The receptionist of the cardiology department was morbidly obese - at least 35 stone (500lbs or 225kg), which seemed at odds with the posters advocating cardiovascular health. I wonder if she picked the job because it had an on-site crash team.
My mother was seen quite quickly and within an hour it was all over. Apparently her heart wasn't firing on all cylinders, but given that it's been beating non-stop since 1929, is it any surprise? I tried to sound shocked but, frankly, she's much healthier than most people of her age.
While we waited for a taxi, I went to get a cup of tea for my mother. The only place I could find was a Costa Coffee. The queue consisted of working-class pensioners who were completely baffled by the bewildering selection of flat whites, mochaccinos and cortados. "I just want a cuppa tea dear", one lady said plaintively, to a nonplussed Latvian barista.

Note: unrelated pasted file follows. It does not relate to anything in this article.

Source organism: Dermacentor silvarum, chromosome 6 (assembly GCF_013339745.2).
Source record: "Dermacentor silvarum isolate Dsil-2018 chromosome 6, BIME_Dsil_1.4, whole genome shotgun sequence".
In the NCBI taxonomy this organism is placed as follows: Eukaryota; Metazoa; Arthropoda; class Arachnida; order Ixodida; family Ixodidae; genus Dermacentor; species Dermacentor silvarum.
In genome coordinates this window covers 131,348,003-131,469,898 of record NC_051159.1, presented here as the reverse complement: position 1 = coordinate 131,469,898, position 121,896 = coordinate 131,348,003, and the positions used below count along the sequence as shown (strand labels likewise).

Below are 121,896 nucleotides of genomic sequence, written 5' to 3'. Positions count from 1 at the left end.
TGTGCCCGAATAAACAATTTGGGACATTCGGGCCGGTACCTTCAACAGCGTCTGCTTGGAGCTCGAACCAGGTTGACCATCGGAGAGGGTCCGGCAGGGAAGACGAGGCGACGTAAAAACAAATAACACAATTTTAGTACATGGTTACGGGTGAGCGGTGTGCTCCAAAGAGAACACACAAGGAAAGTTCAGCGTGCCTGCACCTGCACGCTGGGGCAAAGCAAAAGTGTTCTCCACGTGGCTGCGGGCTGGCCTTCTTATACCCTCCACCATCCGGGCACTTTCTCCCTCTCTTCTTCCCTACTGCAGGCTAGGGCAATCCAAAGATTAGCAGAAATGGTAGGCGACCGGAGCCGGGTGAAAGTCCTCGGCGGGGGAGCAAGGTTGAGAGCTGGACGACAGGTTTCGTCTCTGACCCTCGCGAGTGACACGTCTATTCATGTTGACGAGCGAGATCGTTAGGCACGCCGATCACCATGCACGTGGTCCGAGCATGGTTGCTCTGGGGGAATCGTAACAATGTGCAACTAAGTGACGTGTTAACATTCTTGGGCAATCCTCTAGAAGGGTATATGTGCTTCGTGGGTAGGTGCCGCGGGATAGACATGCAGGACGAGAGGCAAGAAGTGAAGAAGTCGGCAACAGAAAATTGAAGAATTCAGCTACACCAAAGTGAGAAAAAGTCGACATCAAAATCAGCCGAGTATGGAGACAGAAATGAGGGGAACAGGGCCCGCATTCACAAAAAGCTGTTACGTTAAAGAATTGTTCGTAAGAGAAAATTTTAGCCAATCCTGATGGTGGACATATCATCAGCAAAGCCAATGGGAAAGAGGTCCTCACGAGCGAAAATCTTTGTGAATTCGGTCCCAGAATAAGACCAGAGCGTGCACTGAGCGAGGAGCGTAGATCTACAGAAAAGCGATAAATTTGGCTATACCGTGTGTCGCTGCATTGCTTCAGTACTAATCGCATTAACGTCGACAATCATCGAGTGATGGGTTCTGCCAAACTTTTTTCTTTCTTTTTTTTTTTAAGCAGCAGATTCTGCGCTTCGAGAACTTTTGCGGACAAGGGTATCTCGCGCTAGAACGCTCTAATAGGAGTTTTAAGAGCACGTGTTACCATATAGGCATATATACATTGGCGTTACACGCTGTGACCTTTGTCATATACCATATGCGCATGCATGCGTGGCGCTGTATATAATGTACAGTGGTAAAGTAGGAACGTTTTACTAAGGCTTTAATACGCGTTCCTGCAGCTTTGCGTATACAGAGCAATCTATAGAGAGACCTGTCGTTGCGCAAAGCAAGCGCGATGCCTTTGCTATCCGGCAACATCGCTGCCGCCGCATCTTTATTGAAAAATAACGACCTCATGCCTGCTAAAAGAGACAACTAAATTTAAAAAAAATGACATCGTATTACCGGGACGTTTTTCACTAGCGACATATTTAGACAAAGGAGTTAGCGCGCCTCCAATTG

Hospitals used to have small cafeterias serving weak tea and the sort of coffee that vaguely resembled washing-up water, but I suppose it's more lucrative to lease the franchise to a chain staffed by minimum-wage migrants.
People tend to say two things about the National Health Service. The first is that it is wonderful. The second is that it is in crisis. On my (admittedly anecdotal) experience of many visits to several different hospitals, I'd say that, for a free healthcare system, the NHS is surprisingly good, if not wonderful. And it isn't in crisis. At least, not yet.
The crisis will happen. When the welfare state was conceived, the average working man could be expected to retire at 65, tend his allotment for four to five years before doing the decent thing and expiring.
As the medication improves it will only get worse (or better, if you're an 80 year old who wants to live forever).
But by the time I am 80, I expect the problem will have solved itself, when civil order collapses and I am either beaten to death by an angry mob or eaten by my neighbours. Before I end my days, as I dig up a shrivelled, mutated turnip from the radioactive soil of my garden, I will look back longingly at the days when we thought that a crisis meant having to wait six months for a hip operation.